Acupuncture Continuing Education

Acupuncture Combats Erectile Dysfunction

Acupuncture successfully reverses erectile dysfunction. In a case study of a patient that was unresponsive to the medication sildenafil (Viagra, Revatio), a combination of manual acupuncture and electroacupuncture were successful in improving the quality of sexual intercourse. Acupuncture significantly improved the ability to maintain an erection during sexual intercourse. Erection hardness and sustainability improved and subjective reporting documents improvements in sexual satisfaction. Electroacupuncture device made by Lekon that also warms the needle.

Acupuncture demonstrated five major and significant improvements in erection quality. Confidence in the erection improved. Hardness of the erection improved. Maintenance of the erection during sex improved, maintenance of the erection to completion of sexual intercourse improved and overall satisfaction with the quality of sex improved.

PDE-5 inhibitors (e.g., sildenafil, Viagra; tadalafil, Cialis; vardenafil, Levitra) are the drugs of choice for erectile dysfunction (ED). PDE-5 inhibitors function by relaxing smooth muscle thereby allowing the penis to fill with blood. In this case study, the patient had initial success in treating ED with sildenafil. However, the beneficial effects of the medication diminished over time until the patient was no longer able to maintain an erection although he was taking the medication. PDE-5 inhibitors work in approximately 7 of 10 men but may lose their effectiveness if taken over a long period of time. Side effects of PDE-5 inhibitors include hives, hearing and vision loss, tachycardia, bradycardia, acid reflux, heartburn, diarrhea, headaches, musculoskeletal pain and rhinitis. 

The patient was 61 years of age and suffered from type II diabetes and ED. Sildenafil was initially successful in controlling ED, however, its therapeutic effects waned over time even though the dosage of the medication was increased from 25 mg to 50 mg. Diabetes is a major risk factor for ED along with age, cardiovascular disorders, smoking and depression. Research indicates that success rates for the treatment of ED with PDE-5 inhibitors is less than 50% for patients with diabetes.

Acupuncture Intervention
Acupuncture was applied in three separate protocols each week:

  • Manual acupuncture was applied to acupuncture point UB33 (BL-33, Zhongliao).
  • Manual acupuncture was applied to the pudendal nerve point (PN).
  • Electroacupuncture was applied to PN.

Each protocol was applied once a week for five weeks. Immediately after the very first acupuncture treatment, the patient’s morning erection improved significantly. After four acupuncture treatments, the patient was able to resume sexual activity.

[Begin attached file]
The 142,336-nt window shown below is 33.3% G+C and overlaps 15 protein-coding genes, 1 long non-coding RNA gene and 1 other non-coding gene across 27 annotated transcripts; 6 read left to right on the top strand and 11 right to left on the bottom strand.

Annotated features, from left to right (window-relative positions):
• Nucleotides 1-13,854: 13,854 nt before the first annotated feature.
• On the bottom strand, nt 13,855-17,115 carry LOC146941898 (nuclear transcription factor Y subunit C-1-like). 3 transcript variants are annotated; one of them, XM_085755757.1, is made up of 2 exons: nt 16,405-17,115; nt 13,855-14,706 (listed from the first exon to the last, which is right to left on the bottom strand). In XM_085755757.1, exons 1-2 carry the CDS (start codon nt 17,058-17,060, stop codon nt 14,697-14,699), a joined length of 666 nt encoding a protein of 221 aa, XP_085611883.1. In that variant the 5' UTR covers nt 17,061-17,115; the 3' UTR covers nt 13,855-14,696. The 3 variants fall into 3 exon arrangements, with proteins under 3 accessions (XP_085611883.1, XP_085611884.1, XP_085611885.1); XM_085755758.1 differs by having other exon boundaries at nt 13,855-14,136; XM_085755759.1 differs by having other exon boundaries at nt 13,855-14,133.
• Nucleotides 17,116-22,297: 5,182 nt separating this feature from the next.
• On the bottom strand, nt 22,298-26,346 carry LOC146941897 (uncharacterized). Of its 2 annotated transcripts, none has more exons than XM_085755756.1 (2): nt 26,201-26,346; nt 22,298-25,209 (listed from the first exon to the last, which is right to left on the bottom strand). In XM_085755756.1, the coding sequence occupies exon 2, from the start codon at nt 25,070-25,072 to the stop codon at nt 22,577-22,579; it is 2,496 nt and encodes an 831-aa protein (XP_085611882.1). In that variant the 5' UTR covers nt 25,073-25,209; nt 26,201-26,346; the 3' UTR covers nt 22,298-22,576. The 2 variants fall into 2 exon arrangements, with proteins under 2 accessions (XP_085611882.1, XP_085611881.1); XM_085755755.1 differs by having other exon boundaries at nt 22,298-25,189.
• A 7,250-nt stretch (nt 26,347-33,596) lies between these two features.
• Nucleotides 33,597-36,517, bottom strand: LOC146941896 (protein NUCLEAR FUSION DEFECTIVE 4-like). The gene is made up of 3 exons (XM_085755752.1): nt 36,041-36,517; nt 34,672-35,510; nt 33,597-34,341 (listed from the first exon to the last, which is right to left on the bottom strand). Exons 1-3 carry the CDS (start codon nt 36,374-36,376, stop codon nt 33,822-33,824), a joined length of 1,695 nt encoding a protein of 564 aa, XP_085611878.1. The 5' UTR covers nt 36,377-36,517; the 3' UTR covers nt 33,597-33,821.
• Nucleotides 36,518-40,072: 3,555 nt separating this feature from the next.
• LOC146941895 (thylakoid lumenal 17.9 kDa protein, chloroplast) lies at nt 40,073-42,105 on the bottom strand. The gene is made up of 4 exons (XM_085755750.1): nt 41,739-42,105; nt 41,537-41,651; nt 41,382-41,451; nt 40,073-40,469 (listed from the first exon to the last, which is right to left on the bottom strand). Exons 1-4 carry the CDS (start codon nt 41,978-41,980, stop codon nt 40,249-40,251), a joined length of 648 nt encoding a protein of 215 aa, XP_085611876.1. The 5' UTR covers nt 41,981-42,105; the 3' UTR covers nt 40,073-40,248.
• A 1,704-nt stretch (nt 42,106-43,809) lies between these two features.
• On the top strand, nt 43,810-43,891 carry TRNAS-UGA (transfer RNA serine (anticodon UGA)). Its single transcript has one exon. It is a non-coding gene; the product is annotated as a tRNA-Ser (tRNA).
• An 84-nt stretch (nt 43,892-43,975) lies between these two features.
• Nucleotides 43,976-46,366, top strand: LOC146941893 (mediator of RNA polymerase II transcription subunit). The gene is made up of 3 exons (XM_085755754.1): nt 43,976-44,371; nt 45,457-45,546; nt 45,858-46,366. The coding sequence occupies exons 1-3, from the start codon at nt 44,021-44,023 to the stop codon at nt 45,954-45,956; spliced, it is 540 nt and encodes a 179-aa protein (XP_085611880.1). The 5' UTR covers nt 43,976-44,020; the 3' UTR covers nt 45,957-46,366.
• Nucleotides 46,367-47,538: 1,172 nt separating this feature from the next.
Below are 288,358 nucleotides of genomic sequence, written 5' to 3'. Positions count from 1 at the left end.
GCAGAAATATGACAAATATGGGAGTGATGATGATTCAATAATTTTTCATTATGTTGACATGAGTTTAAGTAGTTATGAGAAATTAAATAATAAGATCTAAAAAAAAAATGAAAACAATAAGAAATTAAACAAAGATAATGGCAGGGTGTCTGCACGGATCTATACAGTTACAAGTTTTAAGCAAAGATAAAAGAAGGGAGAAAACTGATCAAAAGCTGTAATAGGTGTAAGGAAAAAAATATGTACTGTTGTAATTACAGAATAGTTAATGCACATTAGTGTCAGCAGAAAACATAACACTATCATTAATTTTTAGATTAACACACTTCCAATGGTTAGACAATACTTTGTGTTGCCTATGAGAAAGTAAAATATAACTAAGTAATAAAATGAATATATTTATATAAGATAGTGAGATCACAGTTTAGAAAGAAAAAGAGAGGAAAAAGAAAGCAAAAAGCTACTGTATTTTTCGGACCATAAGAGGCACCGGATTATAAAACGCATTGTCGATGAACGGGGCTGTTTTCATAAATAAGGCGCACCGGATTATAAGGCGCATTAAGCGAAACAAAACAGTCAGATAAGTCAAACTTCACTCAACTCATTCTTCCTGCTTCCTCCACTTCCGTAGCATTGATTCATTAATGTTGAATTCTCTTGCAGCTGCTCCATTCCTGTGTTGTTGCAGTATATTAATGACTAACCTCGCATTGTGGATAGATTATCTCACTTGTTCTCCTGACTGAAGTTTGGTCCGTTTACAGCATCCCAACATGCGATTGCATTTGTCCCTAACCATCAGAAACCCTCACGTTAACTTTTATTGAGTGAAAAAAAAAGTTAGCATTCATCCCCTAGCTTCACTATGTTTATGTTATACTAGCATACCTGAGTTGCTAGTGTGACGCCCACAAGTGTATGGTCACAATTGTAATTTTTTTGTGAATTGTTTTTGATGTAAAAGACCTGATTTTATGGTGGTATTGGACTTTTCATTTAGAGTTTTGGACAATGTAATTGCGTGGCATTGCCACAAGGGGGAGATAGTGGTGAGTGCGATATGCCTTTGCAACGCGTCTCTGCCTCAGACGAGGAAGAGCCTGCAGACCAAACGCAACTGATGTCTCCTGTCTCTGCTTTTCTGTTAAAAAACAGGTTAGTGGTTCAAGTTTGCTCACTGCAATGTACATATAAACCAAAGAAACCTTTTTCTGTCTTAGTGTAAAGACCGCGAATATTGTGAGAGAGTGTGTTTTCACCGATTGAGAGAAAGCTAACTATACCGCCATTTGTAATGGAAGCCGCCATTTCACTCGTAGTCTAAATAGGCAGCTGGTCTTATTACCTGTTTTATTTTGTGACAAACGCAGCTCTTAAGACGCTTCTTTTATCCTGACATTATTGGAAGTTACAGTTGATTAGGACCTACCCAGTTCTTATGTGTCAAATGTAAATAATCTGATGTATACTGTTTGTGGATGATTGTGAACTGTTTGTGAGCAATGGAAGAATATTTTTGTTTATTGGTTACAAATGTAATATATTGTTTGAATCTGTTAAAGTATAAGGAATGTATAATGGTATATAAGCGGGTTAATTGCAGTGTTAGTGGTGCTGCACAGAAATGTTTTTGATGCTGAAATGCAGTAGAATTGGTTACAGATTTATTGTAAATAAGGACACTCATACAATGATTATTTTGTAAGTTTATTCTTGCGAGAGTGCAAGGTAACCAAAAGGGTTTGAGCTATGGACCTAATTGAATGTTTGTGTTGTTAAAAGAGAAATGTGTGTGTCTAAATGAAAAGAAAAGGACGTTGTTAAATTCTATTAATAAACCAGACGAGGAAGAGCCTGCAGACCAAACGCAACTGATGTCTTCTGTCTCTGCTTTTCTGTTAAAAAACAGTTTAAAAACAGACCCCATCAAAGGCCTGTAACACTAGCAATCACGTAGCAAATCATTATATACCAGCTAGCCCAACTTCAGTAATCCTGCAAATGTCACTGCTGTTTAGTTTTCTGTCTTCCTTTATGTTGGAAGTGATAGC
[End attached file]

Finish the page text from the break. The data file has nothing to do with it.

Manual stimulation of BL-33 was applied with a sterile, disposable filiform acupuncture needle (0.3 mm X 60 mm) bilaterally. Depth of insertion ranged from 50 mm to 60 mm and manual twirling techniques were applied. BL-33 is located in the third posterior sacral foramen. In Traditional Chinese Medicine (TCM), this point is used to strengthen the lower back and legs. It is also traditionally indicated for regulating the lower burner (lower jiao) and for the treatment of lower back pain, leukorrhea and irregular menstruation. Doctor consultation is depicted.

The PN acupuncture point is located approximately 50 - 60% of the difference along a line from the posterior iliac spine to the lower inner edge of the ischial tuberosity. Bilateral insertion of acupuncture was applied with a 0.3 mm X 90 mm sterile, disposable filiform needle. For manual acupuncture, twirling techniques were applied for 15 minutes. For electroacupuncture, 10 Hz stimulation was applied for 15 minutes. Intensity was set to the level at which the patient felt sensations in the pudendal area.

This acupuncture continuing education study features a detailed single case study clinical investigation. Other research conducted on larger sample sizes documents the success of acupuncture for the treatment of pathophysiological responses to diabetes mellitus. ED is one clinical pathology associated with diabetes. The key moving forward is for a larger clinical trial to specifically focus on acupuncture for the treatment of ED both in diabetics and patients without diabetes. In this way, the parameters of the success for acupuncture in the treatment of ED may be quantified.

Reference:
TANIGUCHI, Hiroshi, Kenji IMAI, Sazu TANIGUCHI, and Hiroshi KITAKOJI. "Acupuncture in the Treatment of Erectile Dysfunction among a Diabetic Population of Sildenafil Citrate Non-Respnder."


Acupuncture Continuing Education Credits

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